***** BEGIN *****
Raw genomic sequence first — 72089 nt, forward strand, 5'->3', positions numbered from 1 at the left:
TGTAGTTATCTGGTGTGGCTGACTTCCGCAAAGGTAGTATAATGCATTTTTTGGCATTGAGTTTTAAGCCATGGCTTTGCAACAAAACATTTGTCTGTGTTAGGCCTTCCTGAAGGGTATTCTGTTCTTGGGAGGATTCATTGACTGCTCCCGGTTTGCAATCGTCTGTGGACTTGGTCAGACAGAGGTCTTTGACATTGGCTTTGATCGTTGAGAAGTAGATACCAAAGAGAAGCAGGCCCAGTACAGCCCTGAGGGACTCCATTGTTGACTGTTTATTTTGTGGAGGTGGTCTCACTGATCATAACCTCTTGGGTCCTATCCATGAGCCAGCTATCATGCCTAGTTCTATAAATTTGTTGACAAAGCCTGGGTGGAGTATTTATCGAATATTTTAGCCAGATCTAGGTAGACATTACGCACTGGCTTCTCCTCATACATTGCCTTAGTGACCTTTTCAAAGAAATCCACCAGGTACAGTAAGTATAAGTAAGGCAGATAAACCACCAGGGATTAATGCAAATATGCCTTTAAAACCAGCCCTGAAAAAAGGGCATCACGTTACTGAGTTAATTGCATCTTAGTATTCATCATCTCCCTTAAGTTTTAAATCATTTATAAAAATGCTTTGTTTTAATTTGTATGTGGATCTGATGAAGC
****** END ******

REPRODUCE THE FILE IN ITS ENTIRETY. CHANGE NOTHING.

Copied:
Raw genomic sequence first — 72089 nt, forward strand, 5'->3', positions numbered from 1 at the left:
TGTAGTTATCTGGTGTGGCTGACTTCCGCAAAGGTAGTATAATGCATTTTTTGGCATTGAGTTTTAAGCCATGGCTTTGCAACAAAACATTTGTCTGTGTTAGGCCTTCCTGAAGGGTATTCTGTTCTTGGGAGGATTCATTGACTGCTCCCGGTTTGCAATCGTCTGTGGACTTGGTCAGACAGAGGTCTTTGACATTGGCTTTGATCGTTGAGAAGTAGATACCAAAGAGAAGCAGGCCCAGTACAGCCCTGAGGGACTCCATTGTTGACTGTTTATTTTGTGGAGGTGGTCTCACTGATCATAACCTCTTGGGTCCTATCCATGAGCCAGCTATCATGCCTAGTTCTATAAATTTGTTGACAAAGCCTGGGTGGAGTATTTATCGAATATTTTAGCCAGATCTAGGTAGACATTACGCACTGGCTTCTCCTCATACATTGCCTTAGTGACCTTTTCAAAGAAATCCACCAGGTACAGTAAGTATAAGTAAGGCAGATAAACCACCAGGGATTAATGCAAATATGCCTTTAAAACCAGCCCTGAAAAAAGGGCATCACGTTACTGAGTTAATTGCATCTTAGTATTCATCATCTCCCTTAAGTTTTAAATCATTTATAAAAATGCTTTGTTTTAATTTGTATGTGGATCTGATGAAGC